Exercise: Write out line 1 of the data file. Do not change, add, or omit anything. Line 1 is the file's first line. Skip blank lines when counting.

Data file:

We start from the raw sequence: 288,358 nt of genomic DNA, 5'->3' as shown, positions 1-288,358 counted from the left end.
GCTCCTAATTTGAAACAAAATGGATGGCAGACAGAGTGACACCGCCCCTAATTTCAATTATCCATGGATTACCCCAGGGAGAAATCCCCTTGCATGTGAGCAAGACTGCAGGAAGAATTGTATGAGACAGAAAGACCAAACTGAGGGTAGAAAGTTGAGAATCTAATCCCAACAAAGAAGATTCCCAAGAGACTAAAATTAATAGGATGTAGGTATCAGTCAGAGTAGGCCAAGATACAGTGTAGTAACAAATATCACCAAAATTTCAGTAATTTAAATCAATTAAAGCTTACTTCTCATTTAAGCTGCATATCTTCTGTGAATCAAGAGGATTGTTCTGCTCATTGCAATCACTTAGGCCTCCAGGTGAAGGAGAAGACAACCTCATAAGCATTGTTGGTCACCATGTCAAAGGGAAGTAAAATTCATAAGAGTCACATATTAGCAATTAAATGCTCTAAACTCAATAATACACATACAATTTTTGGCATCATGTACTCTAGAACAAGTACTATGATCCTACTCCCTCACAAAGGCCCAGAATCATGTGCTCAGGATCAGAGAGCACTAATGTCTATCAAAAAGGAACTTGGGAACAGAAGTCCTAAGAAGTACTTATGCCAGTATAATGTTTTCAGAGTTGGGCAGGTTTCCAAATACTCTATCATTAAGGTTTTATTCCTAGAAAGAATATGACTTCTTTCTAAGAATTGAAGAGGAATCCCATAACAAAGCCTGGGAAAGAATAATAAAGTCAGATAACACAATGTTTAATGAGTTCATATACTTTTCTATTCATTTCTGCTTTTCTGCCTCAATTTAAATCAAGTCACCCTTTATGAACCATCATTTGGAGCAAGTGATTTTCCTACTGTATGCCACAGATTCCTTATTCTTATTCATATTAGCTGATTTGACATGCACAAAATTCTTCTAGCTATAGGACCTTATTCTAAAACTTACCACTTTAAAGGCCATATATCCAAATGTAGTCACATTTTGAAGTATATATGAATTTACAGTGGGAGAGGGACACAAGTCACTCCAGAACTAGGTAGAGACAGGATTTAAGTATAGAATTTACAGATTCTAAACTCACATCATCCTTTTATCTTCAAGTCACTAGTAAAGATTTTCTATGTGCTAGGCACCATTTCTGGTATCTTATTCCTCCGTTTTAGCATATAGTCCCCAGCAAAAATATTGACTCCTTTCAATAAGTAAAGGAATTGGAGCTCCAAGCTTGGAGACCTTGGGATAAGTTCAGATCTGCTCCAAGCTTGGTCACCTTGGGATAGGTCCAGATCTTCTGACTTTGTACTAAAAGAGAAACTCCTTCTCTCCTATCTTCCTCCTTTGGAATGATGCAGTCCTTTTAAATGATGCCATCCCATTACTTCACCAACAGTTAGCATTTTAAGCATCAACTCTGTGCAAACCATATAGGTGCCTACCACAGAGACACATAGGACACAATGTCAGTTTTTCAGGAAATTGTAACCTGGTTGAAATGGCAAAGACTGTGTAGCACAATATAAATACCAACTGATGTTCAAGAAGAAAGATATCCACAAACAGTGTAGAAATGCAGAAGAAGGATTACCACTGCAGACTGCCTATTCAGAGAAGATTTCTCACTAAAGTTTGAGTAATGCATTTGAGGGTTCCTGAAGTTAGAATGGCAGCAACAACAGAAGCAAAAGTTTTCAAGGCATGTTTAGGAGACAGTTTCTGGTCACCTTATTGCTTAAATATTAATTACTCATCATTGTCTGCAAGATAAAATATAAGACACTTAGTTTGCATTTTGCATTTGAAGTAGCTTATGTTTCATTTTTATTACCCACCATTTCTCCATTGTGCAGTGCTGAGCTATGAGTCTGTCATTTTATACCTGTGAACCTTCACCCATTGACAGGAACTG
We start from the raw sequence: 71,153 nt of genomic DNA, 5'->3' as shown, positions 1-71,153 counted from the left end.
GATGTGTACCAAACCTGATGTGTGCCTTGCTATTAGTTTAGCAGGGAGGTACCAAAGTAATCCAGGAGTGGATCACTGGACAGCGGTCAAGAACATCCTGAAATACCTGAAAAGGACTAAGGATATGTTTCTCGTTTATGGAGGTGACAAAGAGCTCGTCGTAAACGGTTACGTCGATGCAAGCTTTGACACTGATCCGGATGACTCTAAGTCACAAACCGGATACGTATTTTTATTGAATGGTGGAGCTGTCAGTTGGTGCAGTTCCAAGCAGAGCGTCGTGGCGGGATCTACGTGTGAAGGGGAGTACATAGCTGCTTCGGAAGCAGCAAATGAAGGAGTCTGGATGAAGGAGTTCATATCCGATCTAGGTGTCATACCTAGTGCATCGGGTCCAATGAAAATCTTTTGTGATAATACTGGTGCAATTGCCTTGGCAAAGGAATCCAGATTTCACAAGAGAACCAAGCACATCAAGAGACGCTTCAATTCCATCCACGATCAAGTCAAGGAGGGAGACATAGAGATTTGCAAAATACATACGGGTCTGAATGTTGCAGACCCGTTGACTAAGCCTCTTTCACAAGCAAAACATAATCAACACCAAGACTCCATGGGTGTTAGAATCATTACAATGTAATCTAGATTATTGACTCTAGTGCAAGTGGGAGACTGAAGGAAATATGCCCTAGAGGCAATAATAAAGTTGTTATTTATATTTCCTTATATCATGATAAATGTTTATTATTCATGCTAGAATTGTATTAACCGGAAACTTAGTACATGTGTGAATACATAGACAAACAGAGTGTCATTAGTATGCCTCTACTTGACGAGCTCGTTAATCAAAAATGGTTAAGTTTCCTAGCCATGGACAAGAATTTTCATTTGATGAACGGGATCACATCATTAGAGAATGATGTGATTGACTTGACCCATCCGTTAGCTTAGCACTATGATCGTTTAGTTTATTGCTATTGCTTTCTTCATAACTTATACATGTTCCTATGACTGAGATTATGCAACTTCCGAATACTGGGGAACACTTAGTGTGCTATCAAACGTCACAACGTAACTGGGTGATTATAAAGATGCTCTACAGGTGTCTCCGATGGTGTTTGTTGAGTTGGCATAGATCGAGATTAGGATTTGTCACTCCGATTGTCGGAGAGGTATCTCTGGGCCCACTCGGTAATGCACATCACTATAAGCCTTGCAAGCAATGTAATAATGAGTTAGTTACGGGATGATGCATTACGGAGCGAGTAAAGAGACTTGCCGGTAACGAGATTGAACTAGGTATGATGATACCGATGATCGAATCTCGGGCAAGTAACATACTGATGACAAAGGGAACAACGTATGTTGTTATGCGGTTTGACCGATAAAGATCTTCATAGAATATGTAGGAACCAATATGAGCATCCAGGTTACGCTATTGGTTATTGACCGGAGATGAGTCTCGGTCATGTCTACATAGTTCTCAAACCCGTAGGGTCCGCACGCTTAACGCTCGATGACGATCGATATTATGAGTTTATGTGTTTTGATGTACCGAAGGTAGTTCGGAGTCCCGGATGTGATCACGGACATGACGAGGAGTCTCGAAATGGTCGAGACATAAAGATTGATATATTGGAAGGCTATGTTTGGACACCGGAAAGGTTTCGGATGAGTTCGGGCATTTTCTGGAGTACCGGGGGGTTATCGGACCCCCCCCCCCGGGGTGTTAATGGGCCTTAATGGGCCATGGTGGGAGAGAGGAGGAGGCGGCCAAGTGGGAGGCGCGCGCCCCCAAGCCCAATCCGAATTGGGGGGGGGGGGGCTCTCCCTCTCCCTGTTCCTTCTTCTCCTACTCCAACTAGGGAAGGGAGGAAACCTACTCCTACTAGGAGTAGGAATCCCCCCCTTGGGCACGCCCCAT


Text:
We start from the raw sequence: 288,358 nt of genomic DNA, 5'->3' as shown, positions 1-288,358 counted from the left end.